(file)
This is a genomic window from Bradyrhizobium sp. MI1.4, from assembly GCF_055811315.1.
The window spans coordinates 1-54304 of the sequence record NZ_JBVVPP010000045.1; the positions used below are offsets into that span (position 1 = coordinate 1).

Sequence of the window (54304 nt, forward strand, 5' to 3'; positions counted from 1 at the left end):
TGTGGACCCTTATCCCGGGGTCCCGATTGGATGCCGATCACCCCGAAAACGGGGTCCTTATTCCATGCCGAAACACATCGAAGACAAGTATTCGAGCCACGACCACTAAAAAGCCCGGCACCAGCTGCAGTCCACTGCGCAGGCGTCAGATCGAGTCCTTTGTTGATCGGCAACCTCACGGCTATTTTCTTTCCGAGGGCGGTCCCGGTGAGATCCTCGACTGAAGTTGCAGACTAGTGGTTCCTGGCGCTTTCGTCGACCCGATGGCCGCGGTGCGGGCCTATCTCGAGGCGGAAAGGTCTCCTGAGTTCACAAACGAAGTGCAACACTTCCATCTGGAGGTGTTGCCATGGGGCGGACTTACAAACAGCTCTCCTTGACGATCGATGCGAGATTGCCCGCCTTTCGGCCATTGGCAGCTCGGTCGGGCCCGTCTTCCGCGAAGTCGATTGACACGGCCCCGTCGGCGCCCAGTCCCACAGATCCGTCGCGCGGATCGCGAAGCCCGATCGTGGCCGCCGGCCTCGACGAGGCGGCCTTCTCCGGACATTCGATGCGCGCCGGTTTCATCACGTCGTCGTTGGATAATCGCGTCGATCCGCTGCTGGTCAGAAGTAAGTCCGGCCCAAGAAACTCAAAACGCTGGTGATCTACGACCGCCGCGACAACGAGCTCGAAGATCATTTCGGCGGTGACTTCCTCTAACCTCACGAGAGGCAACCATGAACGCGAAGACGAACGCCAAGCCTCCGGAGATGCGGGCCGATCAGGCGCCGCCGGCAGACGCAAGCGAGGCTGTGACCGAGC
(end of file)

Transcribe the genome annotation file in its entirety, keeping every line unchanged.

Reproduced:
This is a genomic window from Bradyrhizobium sp. MI1.4, from assembly GCF_055811315.1.
The window spans coordinates 1-54304 of the sequence record NZ_JBVVPP010000045.1; the positions used below are offsets into that span (position 1 = coordinate 1).

Sequence of the window (54304 nt, forward strand, 5' to 3'; positions counted from 1 at the left end):
TGTGGACCCTTATCCCGGGGTCCCGATTGGATGCCGATCACCCCGAAAACGGGGTCCTTATTCCATGCCGAAACACATCGAAGACAAGTATTCGAGCCACGACCACTAAAAAGCCCGGCACCAGCTGCAGTCCACTGCGCAGGCGTCAGATCGAGTCCTTTGTTGATCGGCAACCTCACGGCTATTTTCTTTCCGAGGGCGGTCCCGGTGAGATCCTCGACTGAAGTTGCAGACTAGTGGTTCCTGGCGCTTTCGTCGACCCGATGGCCGCGGTGCGGGCCTATCTCGAGGCGGAAAGGTCTCCTGAGTTCACAAACGAAGTGCAACACTTCCATCTGGAGGTGTTGCCATGGGGCGGACTTACAAACAGCTCTCCTTGACGATCGATGCGAGATTGCCCGCCTTTCGGCCATTGGCAGCTCGGTCGGGCCCGTCTTCCGCGAAGTCGATTGACACGGCCCCGTCGGCGCCCAGTCCCACAGATCCGTCGCGCGGATCGCGAAGCCCGATCGTGGCCGCCGGCCTCGACGAGGCGGCCTTCTCCGGACATTCGATGCGCGCCGGTTTCATCACGTCGTCGTTGGATAATCGCGTCGATCCGCTGCTGGTCAGAAGTAAGTCCGGCCCAAGAAACTCAAAACGCTGGTGATCTACGACCGCCGCGACAACGAGCTCGAAGATCATTTCGGCGGTGACTTCCTCTAACCTCACGAGAGGCAACCATGAACGCGAAGACGAACGCCAAGCCTCCGGAGATGCGGGCCGATCAGGCGCCGCCGGCAGACGCAAGCGAGGCTGTGACCGAGC